Wow, this really caught me by surprise, in fact when I talked to my supplier they said we were the first company to order product for the treatment of the larva, there is going to be a lot of dead lawns this year, so warn your neighbor and have them give us a call if they need any help.

Tim Barnes,

Westside Landscape

590 Greenwood Rd

Independence, OR 97351

Phone: 503-585-9517

Mobile: 503-991-0285

FAX: 503-606-0439


  • January 02, 2015
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Drainage Systems

Just about every project that I look at has a drainage problem. In the valley we have the perfect combination of heavy, poor draining soils, lots and lots of rain, also poor design by either the city or the builder/developer that built your home or designed the community that you live in. Unhealthy plants and lawns suffer the most from compact, heavy clay soils, much of the problem can be traced to poor drainage. There are many different ways to solve drainage problems from the traditional french drain to rock wells to the eco friendly Rain Garden.

Sprinkler Controller

French Drain - not sure where the name came from. It consists mainly of a trench and a pipe covered with drain rock leading to either a low spot or a pipe that can take it to either a storm drain, low land area or Rain Garden. This type of drain is best left uncovered by dirt, leaving the round rock exposed to pull water from nearby areas into the lowest part of the pipe or drain. I don't like using a sock around the pipe, unless the area is a slow drain off area, the sock will slow down the time it takes for water to percolate into the pipe, its better to oversize the pipe if you're worried about silting in the pipe over time.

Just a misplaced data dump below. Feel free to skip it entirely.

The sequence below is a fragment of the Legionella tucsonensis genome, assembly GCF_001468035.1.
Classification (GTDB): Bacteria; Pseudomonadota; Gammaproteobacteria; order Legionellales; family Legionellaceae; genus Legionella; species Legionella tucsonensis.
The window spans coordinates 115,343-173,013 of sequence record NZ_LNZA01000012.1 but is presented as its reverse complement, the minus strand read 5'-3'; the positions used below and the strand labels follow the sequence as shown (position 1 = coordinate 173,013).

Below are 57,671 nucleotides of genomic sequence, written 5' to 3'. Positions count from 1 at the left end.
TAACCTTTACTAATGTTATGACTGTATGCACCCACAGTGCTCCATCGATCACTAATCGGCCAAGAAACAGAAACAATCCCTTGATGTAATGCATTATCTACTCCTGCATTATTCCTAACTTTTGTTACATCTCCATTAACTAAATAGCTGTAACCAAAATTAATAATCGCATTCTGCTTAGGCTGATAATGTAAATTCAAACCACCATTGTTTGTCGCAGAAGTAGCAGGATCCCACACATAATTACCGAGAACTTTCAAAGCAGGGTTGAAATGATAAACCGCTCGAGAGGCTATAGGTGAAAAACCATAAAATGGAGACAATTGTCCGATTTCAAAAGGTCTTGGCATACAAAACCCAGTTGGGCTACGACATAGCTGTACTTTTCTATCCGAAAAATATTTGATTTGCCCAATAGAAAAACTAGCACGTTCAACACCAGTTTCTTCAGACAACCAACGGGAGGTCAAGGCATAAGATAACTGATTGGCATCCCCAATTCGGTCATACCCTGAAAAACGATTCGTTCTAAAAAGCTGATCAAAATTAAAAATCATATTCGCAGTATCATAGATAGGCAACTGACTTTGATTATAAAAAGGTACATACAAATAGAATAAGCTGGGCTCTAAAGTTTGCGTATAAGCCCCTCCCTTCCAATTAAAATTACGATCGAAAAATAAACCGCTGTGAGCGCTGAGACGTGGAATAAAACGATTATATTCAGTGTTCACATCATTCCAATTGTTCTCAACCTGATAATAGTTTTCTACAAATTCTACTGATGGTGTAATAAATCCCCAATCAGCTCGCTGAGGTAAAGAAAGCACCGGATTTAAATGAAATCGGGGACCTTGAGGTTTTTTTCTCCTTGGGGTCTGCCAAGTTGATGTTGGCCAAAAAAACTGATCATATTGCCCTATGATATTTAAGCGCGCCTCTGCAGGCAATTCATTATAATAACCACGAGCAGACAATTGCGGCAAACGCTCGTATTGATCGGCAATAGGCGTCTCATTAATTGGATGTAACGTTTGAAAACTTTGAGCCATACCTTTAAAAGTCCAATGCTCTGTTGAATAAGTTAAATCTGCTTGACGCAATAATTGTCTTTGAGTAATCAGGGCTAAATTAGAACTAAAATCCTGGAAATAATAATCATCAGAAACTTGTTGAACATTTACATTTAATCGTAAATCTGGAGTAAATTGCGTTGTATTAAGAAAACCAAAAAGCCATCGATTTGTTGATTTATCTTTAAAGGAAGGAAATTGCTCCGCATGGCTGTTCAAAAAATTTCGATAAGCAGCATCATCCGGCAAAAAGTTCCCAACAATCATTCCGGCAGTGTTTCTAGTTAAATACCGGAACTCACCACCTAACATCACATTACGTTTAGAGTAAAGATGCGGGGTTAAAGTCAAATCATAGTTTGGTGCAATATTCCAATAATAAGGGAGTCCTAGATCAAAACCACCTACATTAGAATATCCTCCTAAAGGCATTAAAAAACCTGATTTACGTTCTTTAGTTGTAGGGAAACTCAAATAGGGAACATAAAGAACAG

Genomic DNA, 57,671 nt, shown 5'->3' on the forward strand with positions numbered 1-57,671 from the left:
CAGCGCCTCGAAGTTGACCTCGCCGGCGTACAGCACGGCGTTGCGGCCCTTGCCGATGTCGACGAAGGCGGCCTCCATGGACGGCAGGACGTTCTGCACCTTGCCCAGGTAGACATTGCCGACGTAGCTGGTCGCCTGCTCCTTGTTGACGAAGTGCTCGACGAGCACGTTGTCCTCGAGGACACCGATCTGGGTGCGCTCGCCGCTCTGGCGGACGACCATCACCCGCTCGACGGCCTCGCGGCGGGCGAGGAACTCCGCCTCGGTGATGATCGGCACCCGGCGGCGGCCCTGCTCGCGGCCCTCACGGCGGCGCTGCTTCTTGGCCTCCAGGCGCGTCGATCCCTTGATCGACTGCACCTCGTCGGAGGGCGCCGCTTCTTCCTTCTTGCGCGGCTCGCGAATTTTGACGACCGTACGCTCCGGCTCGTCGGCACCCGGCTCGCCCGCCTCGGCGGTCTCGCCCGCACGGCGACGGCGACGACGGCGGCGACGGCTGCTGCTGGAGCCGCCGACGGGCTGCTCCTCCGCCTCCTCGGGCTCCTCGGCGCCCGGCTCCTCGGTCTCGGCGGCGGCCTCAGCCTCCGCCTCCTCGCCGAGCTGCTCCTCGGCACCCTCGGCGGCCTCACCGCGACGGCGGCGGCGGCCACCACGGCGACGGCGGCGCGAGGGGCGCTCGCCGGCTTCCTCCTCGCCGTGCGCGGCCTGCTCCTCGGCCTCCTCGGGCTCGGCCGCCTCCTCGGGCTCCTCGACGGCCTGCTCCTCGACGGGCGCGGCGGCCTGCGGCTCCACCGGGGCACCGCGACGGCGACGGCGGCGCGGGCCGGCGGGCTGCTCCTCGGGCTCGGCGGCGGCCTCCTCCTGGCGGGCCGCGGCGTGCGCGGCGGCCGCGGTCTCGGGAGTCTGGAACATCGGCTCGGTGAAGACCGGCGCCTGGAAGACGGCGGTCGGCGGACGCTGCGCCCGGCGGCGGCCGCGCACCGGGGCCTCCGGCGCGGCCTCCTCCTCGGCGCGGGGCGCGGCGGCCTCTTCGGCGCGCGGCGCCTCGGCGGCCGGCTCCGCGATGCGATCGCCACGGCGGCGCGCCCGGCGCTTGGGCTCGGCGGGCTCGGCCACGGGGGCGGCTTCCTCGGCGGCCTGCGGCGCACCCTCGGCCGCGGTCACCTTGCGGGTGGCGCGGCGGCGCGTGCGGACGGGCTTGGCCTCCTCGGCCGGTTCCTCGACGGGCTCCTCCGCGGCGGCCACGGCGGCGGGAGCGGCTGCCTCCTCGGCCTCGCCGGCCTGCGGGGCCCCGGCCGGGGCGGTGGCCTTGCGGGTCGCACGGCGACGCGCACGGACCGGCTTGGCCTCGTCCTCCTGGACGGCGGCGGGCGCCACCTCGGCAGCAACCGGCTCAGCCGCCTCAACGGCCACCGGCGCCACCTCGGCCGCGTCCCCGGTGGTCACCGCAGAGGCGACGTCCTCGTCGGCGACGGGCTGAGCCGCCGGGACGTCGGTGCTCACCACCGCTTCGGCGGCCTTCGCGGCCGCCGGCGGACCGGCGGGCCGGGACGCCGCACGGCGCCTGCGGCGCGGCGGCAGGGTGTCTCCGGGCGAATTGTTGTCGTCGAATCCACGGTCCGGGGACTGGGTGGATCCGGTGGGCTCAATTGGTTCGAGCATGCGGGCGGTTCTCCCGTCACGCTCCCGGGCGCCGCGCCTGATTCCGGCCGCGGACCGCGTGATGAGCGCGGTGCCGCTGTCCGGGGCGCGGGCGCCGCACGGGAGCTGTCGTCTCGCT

Round rock sump - This type of drain works ok when there is no place to take the water. Dig out a hole, run a pipe or french drain into the hole, fill the hole with round rock, eventually the water will percolate through the soil and drain out the entire area.

Sprinkler Controller

Perimeter drains - I like these drains around lawns to separate shrub beds. Most of the time a shrub bed is rounded up and will drain off down into the lawn. This creates problems especially when the shrubs are watered in the summer as well as the lawn. The water running off the bed is double watering the lawn, this can lead to over saturation of the lawn inviting the crane fly larva to lay eggs in the soil. It is best to try to create french drains along the edges, running the drains away from the lawn areas. Mainly creating a lower "bottom" point in the landscape so that water drops below the root zone allowing roots to penetrate deeper and dry out as needed.

Roof gutter drains - Many times I see improperly maintained roof gutter drains, they dump down into the landscape flooding out not only the foundation of the house but the plants and grass as well. If you don't have roof gutter drains install them, move the water away from the foundation of the house and the landscape, preferably to the street or a low spot as far away as possible. In some cases it is difficult to get them away from the house and you have to get creative sometimes installing pumps, rain barrels, ect, the main thing is to move the water away.

Sprinkler Controller

Sump pumps - pumps are expensive but sometimes the only alternative. Usually they are used under houses or in basements where water levels are high and drainage is not available. We can be very creative with pumps and basically no situation is beyond drainage if you are willing to install a pump system in the landscape to remove the water.

Rain Gardens - Creativity is the word here! Mainly creating a low drainage area were native plants can thrive. I like to combine round rock, large and small rocks, sandy draining soils, native grasses and ground covers that will naturally handle the water in winter and dry weather in the summer.

Rain barrels - I like this idea, you can get very creative in the designs of these types of drains.

  • They can be used for roof gutter drainage and can be set above ground or under ground.
  • They could be used to water the plants in the summer with under ground storage (cistern) and a drip sprinkler system.
  • I think that eventually this type of drain will be standard practice especially in the SW were water is scarce.